|Home | About | Journals | Submit | Contact Us | Français|
Work from our laboratories has validated mixed lineage kinase type 3 (MLK3) as an enzyme pathologically activated in the central nervous system (CNS) by HIV-1 neurotoxins. In this review, we discuss MLK3 activation in the context of the neuropathogenesis of HIV-1 associated neurocognitive deficits (HAND). We use findings from the literature to substantiate the neuropathologic relevance of MLK3 to neurodegenerative disease, with an emphasis on Parkinson’s disease (PD) that shares a number of important phenotypic and neuropathologic characteristics with HAND. We discuss signal transduction pathways downstream from MLK3 activation, with an emphasis on their involvement in microglia and neurons in preclinical models of HAND. Finally, we make a case for pharmacologic intervention targeted at inhibition of MLK3 as a strategy to reverse HAND in light of the fact that combination antiretroviral therapy, despite successfully managing systemic infection of HIV-1, has been largely unsuccessful in eradicating HAND.
Combination antiretroviral therapy (cART) has transformed HIV-1 infection, once almost uniformly fatal to adults and children, into a chronic, manageable disease. Prior to the advent of cART, HIV-1 infection frequently resulted in a devastating subcortical dementia (HIV-1 associated dementia or HAD) in adults and a progressive encephalopathy (PE) in children. After the widespread availability of cART, HAD and PE all but disappeared, but a more indolent phenotype, HIV-associated neurocognitive disorder (HAND) remains a frequent, insidious complication of HIV-1 infection that pervasively diminishes quality of life and overall functionality for the activities of daily living. However, ongoing longitudinal and cross-sectional studies of adult and pediatric patients with HIV-1 have shown that efficacious control of viral load with cART, has not eradicated the constellation of cognitive neurologic disease that comprises HAND. Current interim estimates of aggregate data from the CNS HIV Anti-Retroviral Therapy Effects Research (CHARTER) consortium suggest that 52% of their cohort (Total N = 1562) have some form of HAND. Thus, despite widespread availability and adherence to cART, the prevalence of HAND has actually increased.[1, 2] Moreover, neuropathologic retrospective analyses from patients in the post-cART era have shown a 17.5% incidence of parenchymal brain pathology and cART with increased CNS penetration has been associated with poorer neurocognitive performance - raising the possibility that chronic exposure to cART may have long-term neurotoxic consequences independent of HAND.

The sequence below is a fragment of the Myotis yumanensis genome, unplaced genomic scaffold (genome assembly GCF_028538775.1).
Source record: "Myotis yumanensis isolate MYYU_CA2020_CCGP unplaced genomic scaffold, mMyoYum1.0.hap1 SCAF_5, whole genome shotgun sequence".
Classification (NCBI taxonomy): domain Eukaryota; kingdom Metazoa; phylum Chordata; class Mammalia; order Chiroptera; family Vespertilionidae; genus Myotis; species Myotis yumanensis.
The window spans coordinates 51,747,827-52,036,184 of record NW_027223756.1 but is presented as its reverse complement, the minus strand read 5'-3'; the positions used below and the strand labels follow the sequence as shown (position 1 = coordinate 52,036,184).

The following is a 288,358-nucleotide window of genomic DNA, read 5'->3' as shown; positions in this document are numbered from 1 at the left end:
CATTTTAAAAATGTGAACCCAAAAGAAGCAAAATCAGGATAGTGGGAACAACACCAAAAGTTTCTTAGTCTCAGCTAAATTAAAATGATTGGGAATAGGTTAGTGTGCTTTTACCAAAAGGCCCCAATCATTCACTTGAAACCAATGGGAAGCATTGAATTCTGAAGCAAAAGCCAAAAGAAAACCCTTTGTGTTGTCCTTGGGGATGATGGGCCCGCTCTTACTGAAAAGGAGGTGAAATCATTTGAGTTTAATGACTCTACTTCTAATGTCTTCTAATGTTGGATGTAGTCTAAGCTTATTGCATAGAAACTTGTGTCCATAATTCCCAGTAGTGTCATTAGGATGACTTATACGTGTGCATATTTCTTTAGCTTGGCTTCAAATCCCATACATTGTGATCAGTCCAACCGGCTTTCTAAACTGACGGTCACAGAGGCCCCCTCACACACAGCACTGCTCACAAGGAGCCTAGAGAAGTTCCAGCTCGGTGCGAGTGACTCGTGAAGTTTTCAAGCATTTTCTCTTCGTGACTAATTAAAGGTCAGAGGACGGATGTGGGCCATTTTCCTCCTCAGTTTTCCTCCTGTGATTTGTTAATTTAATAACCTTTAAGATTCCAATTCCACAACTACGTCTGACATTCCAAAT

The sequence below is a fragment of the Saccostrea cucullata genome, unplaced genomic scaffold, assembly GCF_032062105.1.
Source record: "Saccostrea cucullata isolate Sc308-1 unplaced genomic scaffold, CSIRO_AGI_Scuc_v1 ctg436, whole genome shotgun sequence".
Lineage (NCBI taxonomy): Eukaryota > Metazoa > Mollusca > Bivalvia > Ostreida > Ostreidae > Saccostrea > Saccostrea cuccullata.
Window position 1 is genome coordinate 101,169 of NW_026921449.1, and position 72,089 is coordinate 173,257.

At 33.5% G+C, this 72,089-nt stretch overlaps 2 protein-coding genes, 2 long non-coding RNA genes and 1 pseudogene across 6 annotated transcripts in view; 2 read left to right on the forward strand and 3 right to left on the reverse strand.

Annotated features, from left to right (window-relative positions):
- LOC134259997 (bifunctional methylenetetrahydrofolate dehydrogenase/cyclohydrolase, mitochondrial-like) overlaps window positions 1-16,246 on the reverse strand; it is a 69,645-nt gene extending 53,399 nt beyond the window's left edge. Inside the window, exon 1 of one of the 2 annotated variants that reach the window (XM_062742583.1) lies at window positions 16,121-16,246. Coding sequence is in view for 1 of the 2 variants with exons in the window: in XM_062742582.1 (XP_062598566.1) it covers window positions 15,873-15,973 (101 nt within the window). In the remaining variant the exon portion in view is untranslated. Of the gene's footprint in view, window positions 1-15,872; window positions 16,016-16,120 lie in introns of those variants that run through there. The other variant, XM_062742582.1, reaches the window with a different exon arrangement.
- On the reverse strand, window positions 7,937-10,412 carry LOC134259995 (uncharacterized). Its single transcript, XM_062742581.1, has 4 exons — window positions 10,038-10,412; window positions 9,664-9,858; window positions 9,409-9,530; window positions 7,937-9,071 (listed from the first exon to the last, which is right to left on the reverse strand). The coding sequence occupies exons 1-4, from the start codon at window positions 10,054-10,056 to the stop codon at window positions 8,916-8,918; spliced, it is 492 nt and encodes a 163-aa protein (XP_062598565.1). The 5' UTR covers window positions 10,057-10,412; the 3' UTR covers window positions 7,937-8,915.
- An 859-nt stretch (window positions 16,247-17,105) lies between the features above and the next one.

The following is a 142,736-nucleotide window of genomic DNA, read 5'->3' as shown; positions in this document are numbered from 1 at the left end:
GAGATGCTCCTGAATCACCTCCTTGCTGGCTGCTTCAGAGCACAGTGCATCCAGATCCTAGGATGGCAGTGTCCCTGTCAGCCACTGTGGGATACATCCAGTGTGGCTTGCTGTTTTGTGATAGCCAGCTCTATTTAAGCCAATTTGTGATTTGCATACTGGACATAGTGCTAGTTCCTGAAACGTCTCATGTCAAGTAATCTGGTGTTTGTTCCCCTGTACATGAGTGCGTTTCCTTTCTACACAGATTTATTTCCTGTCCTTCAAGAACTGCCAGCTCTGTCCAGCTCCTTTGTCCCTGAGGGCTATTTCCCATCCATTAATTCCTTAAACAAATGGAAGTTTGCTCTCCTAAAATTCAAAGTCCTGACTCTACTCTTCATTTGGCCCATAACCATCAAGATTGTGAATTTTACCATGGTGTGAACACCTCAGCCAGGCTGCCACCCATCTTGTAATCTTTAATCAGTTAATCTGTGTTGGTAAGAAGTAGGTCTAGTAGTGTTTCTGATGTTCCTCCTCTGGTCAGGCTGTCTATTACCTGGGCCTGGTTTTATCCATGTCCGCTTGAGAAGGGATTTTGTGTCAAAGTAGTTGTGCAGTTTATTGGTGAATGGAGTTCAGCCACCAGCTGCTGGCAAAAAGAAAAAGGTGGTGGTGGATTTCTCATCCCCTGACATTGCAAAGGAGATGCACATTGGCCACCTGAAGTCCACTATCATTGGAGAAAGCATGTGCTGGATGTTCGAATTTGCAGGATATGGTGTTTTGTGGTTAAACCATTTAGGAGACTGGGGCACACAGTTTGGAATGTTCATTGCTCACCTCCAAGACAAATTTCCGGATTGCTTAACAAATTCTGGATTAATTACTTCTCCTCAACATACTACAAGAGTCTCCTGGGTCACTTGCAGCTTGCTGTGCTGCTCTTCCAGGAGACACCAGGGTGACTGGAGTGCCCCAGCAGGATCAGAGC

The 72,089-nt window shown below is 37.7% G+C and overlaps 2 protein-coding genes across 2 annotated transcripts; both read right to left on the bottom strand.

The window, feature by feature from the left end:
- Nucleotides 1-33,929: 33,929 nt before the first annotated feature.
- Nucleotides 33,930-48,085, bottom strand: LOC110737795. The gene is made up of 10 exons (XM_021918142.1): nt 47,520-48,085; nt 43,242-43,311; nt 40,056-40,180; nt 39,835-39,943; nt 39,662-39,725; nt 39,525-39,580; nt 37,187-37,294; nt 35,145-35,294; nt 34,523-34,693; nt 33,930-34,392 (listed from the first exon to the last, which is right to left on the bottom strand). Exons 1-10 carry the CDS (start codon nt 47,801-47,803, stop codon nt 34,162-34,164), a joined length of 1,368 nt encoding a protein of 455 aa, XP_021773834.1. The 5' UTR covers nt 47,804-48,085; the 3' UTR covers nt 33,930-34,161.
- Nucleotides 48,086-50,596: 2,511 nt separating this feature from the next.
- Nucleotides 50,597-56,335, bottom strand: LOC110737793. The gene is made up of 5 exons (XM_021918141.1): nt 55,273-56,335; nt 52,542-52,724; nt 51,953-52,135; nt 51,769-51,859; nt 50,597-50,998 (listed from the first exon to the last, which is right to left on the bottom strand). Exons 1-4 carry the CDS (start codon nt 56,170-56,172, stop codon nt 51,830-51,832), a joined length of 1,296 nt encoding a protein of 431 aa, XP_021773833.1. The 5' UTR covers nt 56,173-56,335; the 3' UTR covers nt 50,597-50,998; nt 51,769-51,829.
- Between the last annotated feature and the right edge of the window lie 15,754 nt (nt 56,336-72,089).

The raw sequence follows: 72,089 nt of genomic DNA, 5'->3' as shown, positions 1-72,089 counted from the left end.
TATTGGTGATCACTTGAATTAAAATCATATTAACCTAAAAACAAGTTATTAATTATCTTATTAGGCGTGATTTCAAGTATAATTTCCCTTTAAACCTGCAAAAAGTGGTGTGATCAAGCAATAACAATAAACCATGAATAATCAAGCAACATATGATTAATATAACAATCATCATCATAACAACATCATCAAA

More effective forms of cART may be possible through the use of agents capable of reactivating and flushing otherwise stable viral reservoirs.[4–6] However, the development and clinical testing of new drugs capable of reversing HIV-1 latency in the CNS will present unique hurdles and may require considerable time to bring to fruition. As a result, effective adjunctive therapies for HAND will remain a crucially important unmet medical need for the foreseeable future. This is especially true in light of the lack of efficacy of other candidate adjunctive therapies for HAND - as summarized in a recent meta-analysis of ten trials of adjunctive therapies involving some 711 subjects. It is worth adding that most of the agents studied in these trials had not been evaluated in an in vivo model to directly test whether the candidate adjunctive therapy was efficacious in reversing either neuroinflammation or restoring synaptic function.